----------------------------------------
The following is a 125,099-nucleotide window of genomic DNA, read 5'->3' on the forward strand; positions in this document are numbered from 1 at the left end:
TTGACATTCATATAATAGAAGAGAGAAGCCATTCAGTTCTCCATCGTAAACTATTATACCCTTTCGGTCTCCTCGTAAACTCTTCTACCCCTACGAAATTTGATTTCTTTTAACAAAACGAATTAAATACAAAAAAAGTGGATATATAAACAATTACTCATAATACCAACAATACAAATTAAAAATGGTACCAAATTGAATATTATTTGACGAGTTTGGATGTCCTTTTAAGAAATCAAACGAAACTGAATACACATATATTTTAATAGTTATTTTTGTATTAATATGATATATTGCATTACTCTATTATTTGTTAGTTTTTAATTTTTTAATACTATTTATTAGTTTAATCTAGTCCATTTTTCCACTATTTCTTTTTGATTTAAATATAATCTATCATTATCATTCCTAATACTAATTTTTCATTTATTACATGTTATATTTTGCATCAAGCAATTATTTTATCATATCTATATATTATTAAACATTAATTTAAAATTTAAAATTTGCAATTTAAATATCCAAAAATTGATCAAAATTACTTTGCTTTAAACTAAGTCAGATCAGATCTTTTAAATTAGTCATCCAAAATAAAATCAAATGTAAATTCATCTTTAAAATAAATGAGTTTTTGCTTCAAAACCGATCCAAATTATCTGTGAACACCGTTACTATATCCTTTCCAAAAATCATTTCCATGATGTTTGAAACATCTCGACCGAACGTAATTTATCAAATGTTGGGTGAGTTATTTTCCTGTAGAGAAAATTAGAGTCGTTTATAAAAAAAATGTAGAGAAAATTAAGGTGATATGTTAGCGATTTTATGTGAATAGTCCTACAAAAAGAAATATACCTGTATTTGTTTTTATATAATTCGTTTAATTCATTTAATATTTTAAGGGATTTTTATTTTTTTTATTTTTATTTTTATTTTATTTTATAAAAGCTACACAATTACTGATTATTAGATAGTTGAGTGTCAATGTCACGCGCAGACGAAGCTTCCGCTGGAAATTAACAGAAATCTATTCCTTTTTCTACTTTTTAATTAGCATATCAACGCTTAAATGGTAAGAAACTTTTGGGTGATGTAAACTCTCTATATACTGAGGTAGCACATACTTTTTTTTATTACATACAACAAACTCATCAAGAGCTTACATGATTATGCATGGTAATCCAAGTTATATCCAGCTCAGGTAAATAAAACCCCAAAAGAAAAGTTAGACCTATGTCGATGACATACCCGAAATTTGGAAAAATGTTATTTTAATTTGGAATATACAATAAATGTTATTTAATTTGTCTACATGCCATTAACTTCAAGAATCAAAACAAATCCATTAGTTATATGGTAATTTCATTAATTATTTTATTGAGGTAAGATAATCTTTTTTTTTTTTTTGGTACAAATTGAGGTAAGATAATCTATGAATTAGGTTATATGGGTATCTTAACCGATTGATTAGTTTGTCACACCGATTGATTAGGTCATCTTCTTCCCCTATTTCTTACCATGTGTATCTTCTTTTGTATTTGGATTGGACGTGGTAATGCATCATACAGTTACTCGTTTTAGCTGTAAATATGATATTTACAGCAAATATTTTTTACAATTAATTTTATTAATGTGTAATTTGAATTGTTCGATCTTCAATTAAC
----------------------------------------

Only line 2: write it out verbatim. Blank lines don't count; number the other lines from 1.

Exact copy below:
TTGACATTCATATAATAGAAGAGAGAAGCCATTCAGTTCTCCATCGTAAACTATTATACCCTTTCGGTCTCCTCGTAAACTCTTCTACCCCTACGAAATTTGATTTCTTTTAACAAAACGAATTAAATACAAAAAAAGTGGATATATAAACAATTACTCATAATACCAACAATACAAATTAAAAATGGTACCAAATTGAATATTATTTGACGAGTTTGGATGTCCTTTTAAGAAATCAAACGAAACTGAATACACATATATTTTAATAGTTATTTTTGTATTAATATGATATATTGCATTACTCTATTATTTGTTAGTTTTTAATTTTTTAATACTATTTATTAGTTTAATCTAGTCCATTTTTCCACTATTTCTTTTTGATTTAAATATAATCTATCATTATCATTCCTAATACTAATTTTTCATTTATTACATGTTATATTTTGCATCAAGCAATTATTTTATCATATCTATATATTATTAAACATTAATTTAAAATTTAAAATTTGCAATTTAAATATCCAAAAATTGATCAAAATTACTTTGCTTTAAACTAAGTCAGATCAGATCTTTTAAATTAGTCATCCAAAATAAAATCAAATGTAAATTCATCTTTAAAATAAATGAGTTTTTGCTTCAAAACCGATCCAAATTATCTGTGAACACCGTTACTATATCCTTTCCAAAAATCATTTCCATGATGTTTGAAACATCTCGACCGAACGTAATTTATCAAATGTTGGGTGAGTTATTTTCCTGTAGAGAAAATTAGAGTCGTTTATAAAAAAAATGTAGAGAAAATTAAGGTGATATGTTAGCGATTTTATGTGAATAGTCCTACAAAAAGAAATATACCTGTATTTGTTTTTATATAATTCGTTTAATTCATTTAATATTTTAAGGGATTTTTATTTTTTTTATTTTTATTTTTATTTTATTTTATAAAAGCTACACAATTACTGATTATTAGATAGTTGAGTGTCAATGTCACGCGCAGACGAAGCTTCCGCTGGAAATTAACAGAAATCTATTCCTTTTTCTACTTTTTAATTAGCATATCAACGCTTAAATGGTAAGAAACTTTTGGGTGATGTAAACTCTCTATATACTGAGGTAGCACATACTTTTTTTTATTACATACAACAAACTCATCAAGAGCTTACATGATTATGCATGGTAATCCAAGTTATATCCAGCTCAGGTAAATAAAACCCCAAAAGAAAAGTTAGACCTATGTCGATGACATACCCGAAATTTGGAAAAATGTTATTTTAATTTGGAATATACAATAAATGTTATTTAATTTGTCTACATGCCATTAACTTCAAGAATCAAAACAAATCCATTAGTTATATGGTAATTTCATTAATTATTTTATTGAGGTAAGATAATCTTTTTTTTTTTTTTGGTACAAATTGAGGTAAGATAATCTATGAATTAGGTTATATGGGTATCTTAACCGATTGATTAGTTTGTCACACCGATTGATTAGGTCATCTTCTTCCCCTATTTCTTACCATGTGTATCTTCTTTTGTATTTGGATTGGACGTGGTAATGCATCATACAGTTACTCGTTTTAGCTGTAAATATGATATTTACAGCAAATATTTTTTACAATTAATTTTATTAATGTGTAATTTGAATTGTTCGATCTTCAATTAAC